Calvinism claims men are totally depraved in that they have no ability to respond to God unless and until God regenerates them or gives them spiritual life to THEN be able to repent and believe and be converted or saved. It is one thing to claim “no man come to God unless the Spirit draw him” and claim the necessity for regeneration for man’s response to God.
When Traditional Southern Baptists talk about our doctrinal position being in the Hobbs/Rogers tradition, we are saying that our beliefs about salvation are in harmony with those taught by Herschel Hobbs and Adrian Rogers and millions of like-minded Southern Baptists. We believe that “everyone can be saved through faith in Christ.”
Baptists baptize. Such a self-evident statement might be considered incontestable if not for the curious trend described in this essay. If you will pardon the expression, Southern Baptists are watering down our doctrine of baptism. Today, a number of Southern Baptist Churches are accepting Christians into full membership who have never been scripturally baptized by the mode of immersion. In doing so, they are creating a class of sprinkled Southern Baptists—a development presenting us all with a host of denominationally defining implications.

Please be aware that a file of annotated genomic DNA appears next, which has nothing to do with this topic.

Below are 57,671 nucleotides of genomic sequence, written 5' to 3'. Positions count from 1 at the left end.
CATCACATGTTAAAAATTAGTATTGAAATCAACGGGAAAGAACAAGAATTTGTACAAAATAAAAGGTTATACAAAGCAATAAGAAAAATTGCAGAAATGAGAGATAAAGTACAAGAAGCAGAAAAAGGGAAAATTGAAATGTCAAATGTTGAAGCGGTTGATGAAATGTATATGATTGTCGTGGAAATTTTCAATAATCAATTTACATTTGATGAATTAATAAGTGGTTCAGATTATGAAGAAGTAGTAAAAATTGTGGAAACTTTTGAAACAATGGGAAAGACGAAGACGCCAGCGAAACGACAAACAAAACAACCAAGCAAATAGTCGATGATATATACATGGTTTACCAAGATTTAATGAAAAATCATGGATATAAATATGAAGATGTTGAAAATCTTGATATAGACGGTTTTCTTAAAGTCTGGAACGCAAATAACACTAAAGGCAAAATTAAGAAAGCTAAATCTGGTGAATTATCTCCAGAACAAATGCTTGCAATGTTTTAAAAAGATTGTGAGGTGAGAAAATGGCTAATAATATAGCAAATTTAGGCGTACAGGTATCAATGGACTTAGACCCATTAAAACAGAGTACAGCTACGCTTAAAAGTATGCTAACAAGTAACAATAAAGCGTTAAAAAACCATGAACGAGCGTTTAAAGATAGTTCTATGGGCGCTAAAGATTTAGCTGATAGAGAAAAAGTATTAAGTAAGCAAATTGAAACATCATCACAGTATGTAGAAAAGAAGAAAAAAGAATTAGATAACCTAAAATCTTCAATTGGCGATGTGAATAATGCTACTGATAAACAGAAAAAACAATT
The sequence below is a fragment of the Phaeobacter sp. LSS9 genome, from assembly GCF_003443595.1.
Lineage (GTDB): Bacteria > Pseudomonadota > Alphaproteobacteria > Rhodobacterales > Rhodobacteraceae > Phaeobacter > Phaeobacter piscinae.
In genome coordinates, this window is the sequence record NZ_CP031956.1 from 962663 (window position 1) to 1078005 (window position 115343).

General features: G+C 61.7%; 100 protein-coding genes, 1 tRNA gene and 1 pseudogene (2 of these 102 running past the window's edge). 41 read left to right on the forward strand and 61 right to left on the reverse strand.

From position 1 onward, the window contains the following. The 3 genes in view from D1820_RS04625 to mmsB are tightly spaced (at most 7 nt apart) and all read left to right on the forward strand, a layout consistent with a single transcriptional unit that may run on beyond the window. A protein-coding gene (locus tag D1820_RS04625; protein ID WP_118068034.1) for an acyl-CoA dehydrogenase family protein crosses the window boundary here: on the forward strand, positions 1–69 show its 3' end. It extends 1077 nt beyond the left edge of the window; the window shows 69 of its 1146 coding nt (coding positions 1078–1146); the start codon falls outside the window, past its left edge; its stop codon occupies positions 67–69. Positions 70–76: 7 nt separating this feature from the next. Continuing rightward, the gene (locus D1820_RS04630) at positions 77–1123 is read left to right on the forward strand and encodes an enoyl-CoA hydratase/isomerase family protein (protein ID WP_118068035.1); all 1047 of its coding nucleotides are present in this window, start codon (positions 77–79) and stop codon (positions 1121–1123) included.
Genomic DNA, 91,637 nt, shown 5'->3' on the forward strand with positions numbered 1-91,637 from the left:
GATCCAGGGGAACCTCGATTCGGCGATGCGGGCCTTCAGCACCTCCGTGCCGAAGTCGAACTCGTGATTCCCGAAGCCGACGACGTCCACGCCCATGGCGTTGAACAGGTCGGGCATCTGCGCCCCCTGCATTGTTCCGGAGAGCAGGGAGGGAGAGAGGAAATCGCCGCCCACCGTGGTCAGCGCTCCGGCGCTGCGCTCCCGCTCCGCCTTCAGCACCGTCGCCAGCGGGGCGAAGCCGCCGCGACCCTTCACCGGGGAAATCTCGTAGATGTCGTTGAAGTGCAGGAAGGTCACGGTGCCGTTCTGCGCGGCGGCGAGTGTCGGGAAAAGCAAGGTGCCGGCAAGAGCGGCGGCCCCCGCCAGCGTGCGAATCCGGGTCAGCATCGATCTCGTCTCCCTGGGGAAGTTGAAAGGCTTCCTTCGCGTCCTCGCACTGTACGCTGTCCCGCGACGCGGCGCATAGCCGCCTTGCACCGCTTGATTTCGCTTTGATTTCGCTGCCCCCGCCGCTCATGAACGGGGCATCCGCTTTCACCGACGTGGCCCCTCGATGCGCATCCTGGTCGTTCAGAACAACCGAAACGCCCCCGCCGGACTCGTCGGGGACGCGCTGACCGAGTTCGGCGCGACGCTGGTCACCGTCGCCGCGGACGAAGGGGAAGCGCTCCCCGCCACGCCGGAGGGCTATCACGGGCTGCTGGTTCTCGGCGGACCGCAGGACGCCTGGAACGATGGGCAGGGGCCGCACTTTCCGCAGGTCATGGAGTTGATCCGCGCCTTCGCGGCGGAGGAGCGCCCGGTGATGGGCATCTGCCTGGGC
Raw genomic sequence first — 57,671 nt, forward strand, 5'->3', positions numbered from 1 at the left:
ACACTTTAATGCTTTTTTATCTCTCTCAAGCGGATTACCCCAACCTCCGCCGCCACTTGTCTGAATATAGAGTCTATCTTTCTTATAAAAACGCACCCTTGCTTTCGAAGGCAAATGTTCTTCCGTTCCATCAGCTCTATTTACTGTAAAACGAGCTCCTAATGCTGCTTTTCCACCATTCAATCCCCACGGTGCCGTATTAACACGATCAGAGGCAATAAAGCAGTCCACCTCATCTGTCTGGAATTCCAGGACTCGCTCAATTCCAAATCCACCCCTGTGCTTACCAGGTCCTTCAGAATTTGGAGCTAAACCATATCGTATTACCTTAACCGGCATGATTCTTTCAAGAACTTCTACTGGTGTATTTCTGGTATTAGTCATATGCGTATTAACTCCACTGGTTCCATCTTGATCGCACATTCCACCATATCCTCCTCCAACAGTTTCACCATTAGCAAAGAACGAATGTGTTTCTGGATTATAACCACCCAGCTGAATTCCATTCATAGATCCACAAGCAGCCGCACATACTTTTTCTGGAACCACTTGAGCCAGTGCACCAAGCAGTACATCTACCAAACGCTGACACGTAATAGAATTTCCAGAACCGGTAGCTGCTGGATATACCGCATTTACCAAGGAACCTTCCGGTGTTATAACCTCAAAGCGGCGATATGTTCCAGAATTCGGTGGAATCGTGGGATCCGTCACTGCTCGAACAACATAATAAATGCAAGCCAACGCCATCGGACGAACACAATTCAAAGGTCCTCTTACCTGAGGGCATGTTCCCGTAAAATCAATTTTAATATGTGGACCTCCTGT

To be a consistent Calvinist, a person must believe that the Bible teaches God limits His redemptive love toward His creation and that limited love is more reflective of God being the sum of perfect love than God extending His salvational love to all of His creation. Of course, the perennial problem with the Calvinist’s perspective is the explicit claims of Scripture to the contrary.
It is common to hear the LGBT community say the Bible does not condemn homosexuality. This is especially prevalent among those who claim to be Christians. “Nowhere does Jesus address homosexuality” is a constant refrain. Of course, nowhere does Jesus say anything about mainlining heroin either.